3. Be a hustler
“It’ll be okay”, “Let’s see what time will bring”, “Life is rugged”….Yeah! Life is rugged. But just sitting there and saying that won’t change anything. Sure there will be situations where you give all your best and you’ll still fail. But without hustling you don’t even have the chance to win. Especially in programming your code won’t do anything new without inserting fresh lines (despite it is a self-learning algorithm).

It’s the same with all your actions. You only ascend when you put hard work into it. Even if you start with nothing, you’ll improve with every hour of putting yourself into.

Concrete tips:

  • Write down your long-term goals with priority and force yourself to spend at least half an hour a day for your most important goal
  • Do only one thing at a moment. Use tools like to support you with that

4. Knowledge community
You just can’t know anything – Make sure you regularly meet with people who can push you forward with their know-how and experience.
In coding, there is one essential site I think every programmer visits from time to time – But also for other issues there are expert forums, websites and conferences. Make sure to regularly check out which events are worth visiting.
Be open-minded and share your experiences in a good mood – this will leave a mark and give you the opportunity to connect with new people.

Concrete tips:

  • Remind yourself to always ask people you just met how you can stay in touch. Add them in social networks immediately after meeting to make sure that you don’t lose contact. You both never know when it could be helpful to know each other. Thank them for the awesome time you had together by shooting them a short message.
  • Check out “know-how hot-spots” for your current projects (that could be anything from networking events to university classes and online courses) and make contact to the gurus in the field

5. Adapt to environmental changes
If android brings out a new version, also the application developers have to bring out updates for their apps sooner or later, because otherwise apps from competing publishers will be preferred by your customers.
Same thing in the real world: You don’t spend time on developing yourself and progressing? There’s always a better one for your job. That sounds hard, but it’s not as terrific as you might think now. In our world it’s quite normal that you have to adjust to changes. Technology, infrastructure, job. You’re forced to do it every day. And most of the times you don’t feel like you’re forced to. It’s subconscious. So why don’t adapt on a conscious level too?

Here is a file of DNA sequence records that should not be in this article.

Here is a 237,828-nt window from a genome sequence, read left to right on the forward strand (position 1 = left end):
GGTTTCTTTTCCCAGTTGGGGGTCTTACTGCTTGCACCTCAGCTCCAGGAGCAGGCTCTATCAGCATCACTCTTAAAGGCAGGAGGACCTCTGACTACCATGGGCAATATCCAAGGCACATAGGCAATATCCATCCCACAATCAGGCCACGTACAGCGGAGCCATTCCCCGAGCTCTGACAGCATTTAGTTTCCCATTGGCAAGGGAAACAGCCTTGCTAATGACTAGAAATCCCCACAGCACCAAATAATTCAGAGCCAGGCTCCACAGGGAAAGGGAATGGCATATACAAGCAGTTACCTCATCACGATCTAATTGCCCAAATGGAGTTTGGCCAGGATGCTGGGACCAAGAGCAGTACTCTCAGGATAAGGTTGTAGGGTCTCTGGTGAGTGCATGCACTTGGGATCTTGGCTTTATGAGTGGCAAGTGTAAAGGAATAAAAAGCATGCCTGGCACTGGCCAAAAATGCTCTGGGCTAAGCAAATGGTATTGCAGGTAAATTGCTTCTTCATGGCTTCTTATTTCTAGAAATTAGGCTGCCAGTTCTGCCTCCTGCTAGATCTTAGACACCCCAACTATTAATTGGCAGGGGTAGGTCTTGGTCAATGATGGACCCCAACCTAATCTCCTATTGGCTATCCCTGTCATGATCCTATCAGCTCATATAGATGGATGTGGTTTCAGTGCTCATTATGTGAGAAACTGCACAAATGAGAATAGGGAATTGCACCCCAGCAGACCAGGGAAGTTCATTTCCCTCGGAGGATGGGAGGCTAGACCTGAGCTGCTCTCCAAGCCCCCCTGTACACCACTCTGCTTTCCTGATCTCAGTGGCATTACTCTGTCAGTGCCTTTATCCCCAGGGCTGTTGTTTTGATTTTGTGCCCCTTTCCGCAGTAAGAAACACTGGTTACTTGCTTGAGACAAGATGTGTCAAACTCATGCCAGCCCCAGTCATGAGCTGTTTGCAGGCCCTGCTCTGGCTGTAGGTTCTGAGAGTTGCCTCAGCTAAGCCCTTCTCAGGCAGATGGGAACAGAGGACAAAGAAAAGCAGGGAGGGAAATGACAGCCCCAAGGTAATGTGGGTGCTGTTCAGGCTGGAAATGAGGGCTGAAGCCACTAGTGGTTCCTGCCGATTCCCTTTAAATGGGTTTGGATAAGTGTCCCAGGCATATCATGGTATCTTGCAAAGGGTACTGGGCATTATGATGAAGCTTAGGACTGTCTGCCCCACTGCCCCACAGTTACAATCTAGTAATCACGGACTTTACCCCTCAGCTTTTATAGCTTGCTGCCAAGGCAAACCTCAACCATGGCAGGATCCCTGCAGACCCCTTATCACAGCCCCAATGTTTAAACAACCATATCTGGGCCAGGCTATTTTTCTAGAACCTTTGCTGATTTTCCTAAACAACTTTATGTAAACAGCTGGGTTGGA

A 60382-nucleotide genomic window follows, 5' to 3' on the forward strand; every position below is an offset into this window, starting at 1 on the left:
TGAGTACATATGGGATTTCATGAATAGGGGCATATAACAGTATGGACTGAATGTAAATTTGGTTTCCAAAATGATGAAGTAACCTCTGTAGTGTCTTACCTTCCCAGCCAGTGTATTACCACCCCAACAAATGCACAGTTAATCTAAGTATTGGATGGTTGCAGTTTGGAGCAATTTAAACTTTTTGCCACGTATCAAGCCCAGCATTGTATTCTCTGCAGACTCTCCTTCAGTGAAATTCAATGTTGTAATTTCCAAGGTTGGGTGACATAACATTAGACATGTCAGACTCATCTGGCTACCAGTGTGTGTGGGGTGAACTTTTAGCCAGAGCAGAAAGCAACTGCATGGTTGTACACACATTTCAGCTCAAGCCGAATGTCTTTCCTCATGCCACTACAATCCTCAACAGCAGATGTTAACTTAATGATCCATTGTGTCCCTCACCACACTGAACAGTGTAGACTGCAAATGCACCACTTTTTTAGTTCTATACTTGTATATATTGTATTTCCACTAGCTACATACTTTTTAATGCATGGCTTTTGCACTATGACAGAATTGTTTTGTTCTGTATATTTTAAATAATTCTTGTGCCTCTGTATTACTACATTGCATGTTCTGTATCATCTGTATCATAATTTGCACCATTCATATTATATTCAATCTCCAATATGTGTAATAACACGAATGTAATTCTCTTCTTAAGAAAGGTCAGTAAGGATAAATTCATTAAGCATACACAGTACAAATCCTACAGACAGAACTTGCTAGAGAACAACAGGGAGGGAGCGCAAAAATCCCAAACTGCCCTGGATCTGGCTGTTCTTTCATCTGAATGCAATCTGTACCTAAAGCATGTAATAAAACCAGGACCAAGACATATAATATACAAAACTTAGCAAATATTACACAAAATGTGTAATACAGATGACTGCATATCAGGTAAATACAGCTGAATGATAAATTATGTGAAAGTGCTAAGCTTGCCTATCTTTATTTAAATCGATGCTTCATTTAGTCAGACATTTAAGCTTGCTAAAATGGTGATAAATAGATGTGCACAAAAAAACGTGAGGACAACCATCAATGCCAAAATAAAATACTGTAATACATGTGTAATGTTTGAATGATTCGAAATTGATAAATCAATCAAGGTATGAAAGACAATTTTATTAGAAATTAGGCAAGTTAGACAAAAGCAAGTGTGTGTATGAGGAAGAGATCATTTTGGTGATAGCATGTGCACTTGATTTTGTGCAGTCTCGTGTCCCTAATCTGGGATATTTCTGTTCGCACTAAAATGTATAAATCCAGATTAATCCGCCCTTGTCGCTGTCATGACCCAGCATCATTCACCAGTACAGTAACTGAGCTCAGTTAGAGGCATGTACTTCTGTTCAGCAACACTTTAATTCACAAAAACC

Concrete tips:

  • Get in touch with at least 1-2 technologies each month (visit a fab lab and try out a 3D printer, test drive an electric car,…)
  • Accustom yourself to a completely new hobbie like playing the guitar, bouldering, volleyball, coding, painting, writing a blog) every half a year and try it out for a few times. It will definitely extend your horizon!

6. It is ok to fail
Don’t get me wrong! I do not mean that you should fail often. That’s not very good for your career. I just say that you shouldn’t worry to long about failing and you absolutely shouldn’t let yourself keep off of something you want to do. With coding you learn that it’s ok to fail and while programming it’s quite normal to fail from every half an hour. Failure tells you that you’ve done something and that is good. The only thing that you should completely avoid, is to make the same mistake twice. Learn from your faults and move on.
That applies to nearly everything in life. In real-life failure often puts you in kind of a paralysis. You simply cannot react and you’re waiting for the perfect strategy to come over you. But life isn’t about perfect plans. It’s about finding a suitable solution and starting. Many situations will push you down, whether in business or private setting. But in the end life’s not a sprint, it’s a marathon. Acceleration, speed, but first of all perseverance. How hard you can get hit and still move on.


  • After new/interesting situations or when finishing a project, Write down your lessons learned. Keep kind of a LessonsLearned-Journal
  • Smile about failure: Don’t worry, if you fail. Work on the things which you can change and accept all the other ones as experiences on your way to success
  • After you’ve failed at something, move on immediately to learn that it’s bad, but you can overcome it